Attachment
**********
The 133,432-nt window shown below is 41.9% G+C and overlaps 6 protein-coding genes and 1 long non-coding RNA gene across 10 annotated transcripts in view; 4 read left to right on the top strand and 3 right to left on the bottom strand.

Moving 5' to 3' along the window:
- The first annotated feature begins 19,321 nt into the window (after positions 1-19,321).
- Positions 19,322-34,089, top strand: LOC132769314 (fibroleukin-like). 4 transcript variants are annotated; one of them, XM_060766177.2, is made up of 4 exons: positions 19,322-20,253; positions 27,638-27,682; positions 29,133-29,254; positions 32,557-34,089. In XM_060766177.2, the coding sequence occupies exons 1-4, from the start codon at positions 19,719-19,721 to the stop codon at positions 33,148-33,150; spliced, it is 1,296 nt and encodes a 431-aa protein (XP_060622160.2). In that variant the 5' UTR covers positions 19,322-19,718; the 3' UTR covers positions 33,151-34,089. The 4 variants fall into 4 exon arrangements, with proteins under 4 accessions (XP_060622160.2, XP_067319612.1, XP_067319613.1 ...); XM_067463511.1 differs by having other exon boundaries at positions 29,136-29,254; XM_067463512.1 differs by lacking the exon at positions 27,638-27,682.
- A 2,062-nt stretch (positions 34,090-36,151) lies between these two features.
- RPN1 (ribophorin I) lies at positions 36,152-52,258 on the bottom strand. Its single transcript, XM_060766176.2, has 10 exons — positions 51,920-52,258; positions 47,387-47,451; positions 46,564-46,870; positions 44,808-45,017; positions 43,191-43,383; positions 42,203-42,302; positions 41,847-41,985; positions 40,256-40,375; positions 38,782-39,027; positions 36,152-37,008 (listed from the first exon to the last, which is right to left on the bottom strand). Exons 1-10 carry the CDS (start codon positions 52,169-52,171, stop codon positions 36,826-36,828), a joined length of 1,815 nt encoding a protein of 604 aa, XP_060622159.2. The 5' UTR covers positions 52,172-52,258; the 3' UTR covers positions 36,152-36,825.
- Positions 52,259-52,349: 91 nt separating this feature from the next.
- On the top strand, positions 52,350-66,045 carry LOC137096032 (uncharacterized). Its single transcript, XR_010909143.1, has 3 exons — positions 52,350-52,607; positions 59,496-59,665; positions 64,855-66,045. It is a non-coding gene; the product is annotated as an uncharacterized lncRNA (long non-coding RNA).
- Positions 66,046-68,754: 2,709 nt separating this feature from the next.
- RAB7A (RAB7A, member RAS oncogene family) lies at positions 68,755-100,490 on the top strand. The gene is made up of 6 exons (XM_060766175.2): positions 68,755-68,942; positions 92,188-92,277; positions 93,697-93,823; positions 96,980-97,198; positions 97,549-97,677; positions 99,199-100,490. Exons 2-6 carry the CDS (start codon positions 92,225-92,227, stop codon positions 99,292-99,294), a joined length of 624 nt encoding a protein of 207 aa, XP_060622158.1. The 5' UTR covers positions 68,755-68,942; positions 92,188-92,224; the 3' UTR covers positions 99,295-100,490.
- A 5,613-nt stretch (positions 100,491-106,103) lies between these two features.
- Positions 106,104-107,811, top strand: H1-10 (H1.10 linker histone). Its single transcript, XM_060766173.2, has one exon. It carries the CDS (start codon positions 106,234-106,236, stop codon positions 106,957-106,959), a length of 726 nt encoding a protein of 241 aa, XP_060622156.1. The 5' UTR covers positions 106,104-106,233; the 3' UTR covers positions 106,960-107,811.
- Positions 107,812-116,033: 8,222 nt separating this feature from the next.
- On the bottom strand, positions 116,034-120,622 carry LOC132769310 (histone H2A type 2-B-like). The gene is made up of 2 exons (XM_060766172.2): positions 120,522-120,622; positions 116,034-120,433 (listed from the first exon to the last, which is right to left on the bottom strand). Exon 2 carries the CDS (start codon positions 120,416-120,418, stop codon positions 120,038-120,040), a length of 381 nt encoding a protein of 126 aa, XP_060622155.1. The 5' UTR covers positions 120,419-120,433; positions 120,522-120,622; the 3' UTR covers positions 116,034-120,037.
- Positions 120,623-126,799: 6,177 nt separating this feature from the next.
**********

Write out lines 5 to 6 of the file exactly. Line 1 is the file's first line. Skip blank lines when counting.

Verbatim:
- A 2,062-nt stretch (positions 34,090-36,151) lies between these two features.
- RPN1 (ribophorin I) lies at positions 36,152-52,258 on the bottom strand. Its single transcript, XM_060766176.2, has 10 exons — positions 51,920-52,258; positions 47,387-47,451; positions 46,564-46,870; positions 44,808-45,017; positions 43,191-43,383; positions 42,203-42,302; positions 41,847-41,985; positions 40,256-40,375; positions 38,782-39,027; positions 36,152-37,008 (listed from the first exon to the last, which is right to left on the bottom strand). Exons 1-10 carry the CDS (start codon positions 52,169-52,171, stop codon positions 36,826-36,828), a joined length of 1,815 nt encoding a protein of 604 aa, XP_060622159.2. The 5' UTR covers positions 52,172-52,258; the 3' UTR covers positions 36,152-36,825.